And what do I owe my untimely lapse from sight during last month? A short circut and an e-mail virus. A transformer can go wonky on you at any time. Sort of like vacuum tubes used to do back in the stone age of my youth. Transformer winding is as much an art as a manufacturing process, so any trainee can easily produce flawed work at first. I can accept that and praise how easy it is to replace one yourself, once you've got the replacement part in your hands. It took me fifteen minutes to take the old power supply box out of the computer and then put the new one in. Up and running and online in half an hour.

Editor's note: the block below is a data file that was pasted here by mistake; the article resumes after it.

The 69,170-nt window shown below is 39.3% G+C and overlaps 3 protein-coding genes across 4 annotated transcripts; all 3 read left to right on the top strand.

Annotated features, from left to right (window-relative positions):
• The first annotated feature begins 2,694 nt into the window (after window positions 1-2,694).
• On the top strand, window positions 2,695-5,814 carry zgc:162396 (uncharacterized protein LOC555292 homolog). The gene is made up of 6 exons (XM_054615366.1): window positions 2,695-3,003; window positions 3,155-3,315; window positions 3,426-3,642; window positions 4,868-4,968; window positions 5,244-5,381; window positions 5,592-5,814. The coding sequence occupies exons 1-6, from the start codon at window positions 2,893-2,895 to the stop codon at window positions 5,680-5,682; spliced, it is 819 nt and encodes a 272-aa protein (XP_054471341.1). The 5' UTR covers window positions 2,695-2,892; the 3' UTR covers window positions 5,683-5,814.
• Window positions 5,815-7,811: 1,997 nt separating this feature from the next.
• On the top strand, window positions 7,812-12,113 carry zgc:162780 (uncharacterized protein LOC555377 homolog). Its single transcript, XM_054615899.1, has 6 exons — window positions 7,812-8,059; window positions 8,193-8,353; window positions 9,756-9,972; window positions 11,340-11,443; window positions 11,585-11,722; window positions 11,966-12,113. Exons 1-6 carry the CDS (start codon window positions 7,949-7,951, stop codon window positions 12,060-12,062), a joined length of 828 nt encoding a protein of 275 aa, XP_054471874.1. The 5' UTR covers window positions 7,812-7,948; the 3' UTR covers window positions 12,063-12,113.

I installed the new anti-virus software, firewall, spam blocker and such in the revived new computer, and scanned it for viruses. When I was sure it was clean, I had the program make me a clean-boot disc with the anti-virus search and destroy .exe installed. I needed that for the old computer. I'd been using it as a back-up since the new one died. And somehow, I'd been e-mailed a virus.
I hate viruses... A lot... A whole lot.